Wednesday, August 29, 2012

► SOUTH AFRICA: SAA looking at Ghana for a potential West Africa hub as biting economic times push Mango to go regional.

SAA logoIn a Q&A session before the South African Parliamentary Portfolio Committee on Public Enterprises on Tuesday 28 August 2012, South African Airways (SA) CEO Siza Mzimela gave an overview of SAA's current financial state and outlook in addition to future route developments, critical to the carrier's long term viability.

Financially, she stated that while SAA had seen an increase in revenue of 18% on the previous year, things were still difficult for the national carrier, especially regarding global oil prices, which had added USD260million to SAA's fuel bill.
"Clearly we are still hurting, the economy is still very tight, but what we are seeing, which maybe makes us excited, is that we are beginning to see a recovery. "
Also present during the meeting was SAA's Head of Corporate Finance, Phetolo Ramosebudi, who said that SAA had made a profit of USD30million on its hedging operations this year having adopted a fuel hedging model developed by risk management specialists, Oliver Wyman. In 2004 and 2008, SAA lost USD710million and USD120million respectively in fuel hedging losses (fuel hedging is an agreement between an airline and a fuel supplier to purchase vast quantities of jet fuel at a predetermined price for a specified future time period which can either benefit, or severely harm an airline's financial outlook, if mishandled).

On the route network development front, SAA lamented the increasing pressure that carriers like Emirates, Qatar Airways, Air France and Ethiopian Airlines were putting on the company on its international routes, adding that this was would have a two pronged effect on the carrier. 
South African Airways' Africa Route Network
South African Airways' Africa Route Network
Firstly, it would force SAA to refocus its efforts on developing its African market, with emphasis on Harare, Dar es Salaam and Accra and especially the under-served West African market - a policy the airline has maintained inline with a directive from  Public Enterprises Minister Malusi Gigaba, that states that "SAA needs to start flights to every African capital city and cut routes to destinations on other continents." How that will be implemented in the long run is still a headache, as the South African Department of Transport will have to gain rights to regional markets where many African governments still employ heavy protectionist policies to safeguard their own local airlines.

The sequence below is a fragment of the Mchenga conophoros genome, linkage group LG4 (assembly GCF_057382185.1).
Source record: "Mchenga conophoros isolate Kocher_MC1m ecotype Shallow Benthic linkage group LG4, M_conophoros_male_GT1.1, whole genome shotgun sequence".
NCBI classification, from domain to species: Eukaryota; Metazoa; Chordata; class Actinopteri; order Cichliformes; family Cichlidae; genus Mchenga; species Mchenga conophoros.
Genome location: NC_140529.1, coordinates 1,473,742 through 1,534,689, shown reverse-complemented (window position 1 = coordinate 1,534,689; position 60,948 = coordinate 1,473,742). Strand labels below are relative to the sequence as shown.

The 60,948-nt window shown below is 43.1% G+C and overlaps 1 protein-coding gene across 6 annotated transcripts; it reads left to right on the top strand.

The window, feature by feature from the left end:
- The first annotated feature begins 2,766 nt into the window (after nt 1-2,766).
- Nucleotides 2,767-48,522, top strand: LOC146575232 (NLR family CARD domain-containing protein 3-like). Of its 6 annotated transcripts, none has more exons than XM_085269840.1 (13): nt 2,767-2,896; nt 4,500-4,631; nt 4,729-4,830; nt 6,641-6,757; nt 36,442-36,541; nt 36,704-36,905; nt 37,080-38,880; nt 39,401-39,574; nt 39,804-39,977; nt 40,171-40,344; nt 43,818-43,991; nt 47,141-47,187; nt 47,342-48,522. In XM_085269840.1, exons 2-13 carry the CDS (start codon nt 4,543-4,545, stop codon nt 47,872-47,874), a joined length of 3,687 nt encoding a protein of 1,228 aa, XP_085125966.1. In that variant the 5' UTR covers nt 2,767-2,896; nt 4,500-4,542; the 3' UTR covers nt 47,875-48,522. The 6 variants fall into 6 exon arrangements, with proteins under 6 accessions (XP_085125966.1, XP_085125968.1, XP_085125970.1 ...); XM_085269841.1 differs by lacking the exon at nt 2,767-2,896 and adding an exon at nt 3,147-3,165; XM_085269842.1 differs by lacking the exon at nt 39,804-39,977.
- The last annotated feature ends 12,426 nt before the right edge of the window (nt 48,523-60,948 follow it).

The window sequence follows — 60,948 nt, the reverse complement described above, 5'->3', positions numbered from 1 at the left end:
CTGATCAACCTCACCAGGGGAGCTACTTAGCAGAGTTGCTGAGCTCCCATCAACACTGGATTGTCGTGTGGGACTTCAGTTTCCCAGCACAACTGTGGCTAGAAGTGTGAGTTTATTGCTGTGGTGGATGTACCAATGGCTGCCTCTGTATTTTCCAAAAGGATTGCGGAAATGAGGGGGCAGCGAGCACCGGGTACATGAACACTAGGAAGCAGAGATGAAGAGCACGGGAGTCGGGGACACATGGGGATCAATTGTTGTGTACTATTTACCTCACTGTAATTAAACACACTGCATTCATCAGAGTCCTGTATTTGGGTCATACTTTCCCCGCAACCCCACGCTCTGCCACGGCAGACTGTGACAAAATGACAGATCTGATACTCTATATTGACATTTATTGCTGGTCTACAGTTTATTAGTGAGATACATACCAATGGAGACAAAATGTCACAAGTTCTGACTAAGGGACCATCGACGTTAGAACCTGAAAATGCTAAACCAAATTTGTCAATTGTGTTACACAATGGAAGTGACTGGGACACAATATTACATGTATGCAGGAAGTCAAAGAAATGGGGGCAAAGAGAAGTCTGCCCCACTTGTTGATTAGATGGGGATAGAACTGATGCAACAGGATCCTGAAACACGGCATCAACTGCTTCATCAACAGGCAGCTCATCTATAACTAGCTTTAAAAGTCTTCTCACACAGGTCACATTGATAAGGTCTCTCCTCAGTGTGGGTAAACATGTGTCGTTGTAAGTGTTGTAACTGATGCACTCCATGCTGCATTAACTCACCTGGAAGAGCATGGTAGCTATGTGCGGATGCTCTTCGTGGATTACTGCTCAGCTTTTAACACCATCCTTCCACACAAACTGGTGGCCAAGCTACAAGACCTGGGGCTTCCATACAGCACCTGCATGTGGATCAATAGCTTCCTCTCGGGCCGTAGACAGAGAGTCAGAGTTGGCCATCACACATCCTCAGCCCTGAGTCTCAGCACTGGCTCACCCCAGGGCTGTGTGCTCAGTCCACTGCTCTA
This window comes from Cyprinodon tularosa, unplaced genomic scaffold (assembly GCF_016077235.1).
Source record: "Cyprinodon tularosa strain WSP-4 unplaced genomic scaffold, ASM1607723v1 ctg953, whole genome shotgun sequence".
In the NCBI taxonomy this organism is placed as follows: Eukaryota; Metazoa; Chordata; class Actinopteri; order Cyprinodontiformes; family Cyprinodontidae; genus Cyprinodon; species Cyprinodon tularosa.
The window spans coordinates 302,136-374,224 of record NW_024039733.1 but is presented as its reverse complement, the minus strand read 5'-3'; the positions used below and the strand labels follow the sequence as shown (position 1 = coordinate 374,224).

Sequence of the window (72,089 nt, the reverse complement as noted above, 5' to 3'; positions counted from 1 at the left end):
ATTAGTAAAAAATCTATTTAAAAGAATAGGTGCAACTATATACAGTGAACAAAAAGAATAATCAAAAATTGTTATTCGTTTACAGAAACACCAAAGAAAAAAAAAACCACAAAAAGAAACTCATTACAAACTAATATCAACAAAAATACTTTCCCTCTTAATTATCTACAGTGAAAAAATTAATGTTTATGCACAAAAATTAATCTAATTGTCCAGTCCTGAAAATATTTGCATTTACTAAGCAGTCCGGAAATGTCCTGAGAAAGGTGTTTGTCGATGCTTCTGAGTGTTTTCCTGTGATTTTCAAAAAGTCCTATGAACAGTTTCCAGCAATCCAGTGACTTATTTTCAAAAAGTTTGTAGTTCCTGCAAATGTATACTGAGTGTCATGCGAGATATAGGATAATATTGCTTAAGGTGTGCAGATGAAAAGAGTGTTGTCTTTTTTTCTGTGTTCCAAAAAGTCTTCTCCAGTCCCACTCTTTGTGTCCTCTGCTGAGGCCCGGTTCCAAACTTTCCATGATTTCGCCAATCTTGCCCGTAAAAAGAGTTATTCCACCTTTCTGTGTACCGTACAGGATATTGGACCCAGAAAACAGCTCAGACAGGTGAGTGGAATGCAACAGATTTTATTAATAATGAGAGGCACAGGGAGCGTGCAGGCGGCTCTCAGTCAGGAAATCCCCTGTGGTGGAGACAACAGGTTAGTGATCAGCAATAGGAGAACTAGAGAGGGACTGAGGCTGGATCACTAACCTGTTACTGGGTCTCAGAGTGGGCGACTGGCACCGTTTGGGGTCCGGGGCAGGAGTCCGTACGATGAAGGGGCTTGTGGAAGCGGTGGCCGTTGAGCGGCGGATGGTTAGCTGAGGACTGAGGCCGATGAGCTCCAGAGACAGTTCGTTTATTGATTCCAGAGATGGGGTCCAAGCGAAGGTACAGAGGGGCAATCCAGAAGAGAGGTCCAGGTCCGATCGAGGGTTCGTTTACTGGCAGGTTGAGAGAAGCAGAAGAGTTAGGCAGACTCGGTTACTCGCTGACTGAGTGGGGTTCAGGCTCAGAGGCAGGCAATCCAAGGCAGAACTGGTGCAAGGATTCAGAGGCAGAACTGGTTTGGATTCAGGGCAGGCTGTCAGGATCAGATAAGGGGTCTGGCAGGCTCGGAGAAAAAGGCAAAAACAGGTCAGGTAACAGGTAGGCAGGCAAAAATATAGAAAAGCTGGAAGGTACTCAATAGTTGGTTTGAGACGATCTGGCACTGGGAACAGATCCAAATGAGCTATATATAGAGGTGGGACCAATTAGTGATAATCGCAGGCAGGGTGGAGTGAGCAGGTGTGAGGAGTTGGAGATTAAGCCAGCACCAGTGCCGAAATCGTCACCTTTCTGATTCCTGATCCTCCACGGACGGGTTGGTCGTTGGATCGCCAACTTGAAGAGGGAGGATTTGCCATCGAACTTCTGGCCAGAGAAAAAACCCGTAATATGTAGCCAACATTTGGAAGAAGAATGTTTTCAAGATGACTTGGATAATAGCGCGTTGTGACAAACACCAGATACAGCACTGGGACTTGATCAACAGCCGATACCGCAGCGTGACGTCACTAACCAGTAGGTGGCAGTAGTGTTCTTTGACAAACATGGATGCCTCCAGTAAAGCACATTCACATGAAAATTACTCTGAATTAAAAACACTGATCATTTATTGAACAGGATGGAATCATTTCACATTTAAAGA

Secondly, to make up for any under-capacity issues on these new regional routes, SAA would have to deploy its LCC Mango onto regional routes -  (it currently only serves South Africa).
"SAA is looking at the feasibility of establishing an SAA/SA Express/Mango hub in Ghana. To be able to do this, SAA needs to take a 49% share and acquire a sound local partner with capital. SAA would increase its Ghana capacity for long-haul feeder traffic, especially to South America, Asia and Australia. SAA subsidiaries SAA Technical, Air Chefs and Cargo would then transfer skills to a new airline in Ghana to ensure government support."

Ethiopian Airlines' ASKY Airlines in Lome, Togo
Ethiopian Airlines' ASKY
Ethiopian Airlines has already ventured fairly successfully into the West African aviation market with its  division ASKY Airlines, based out of Lomé, Togo.

In order to sustain this ambitious expansion/long term survival plan, the airline would have to invest heavily in fleet renwal, and of the USD750 million 'requested' from the South African government in May of this year for fleet renewal purposes, which many called a bailout even if Mzimela preferred to call it a 'recapitalisation', Ramosebudi said SAA had spent USD96million and was "considering various options for financing the acquisition of 20 Airbus A320 and A321 aircraft, the last of which would be delivered by late 2017." 
No mention was made about their long haul fleet plans, in which it was reported in May that SAA was considering Boeing 777s and 787s.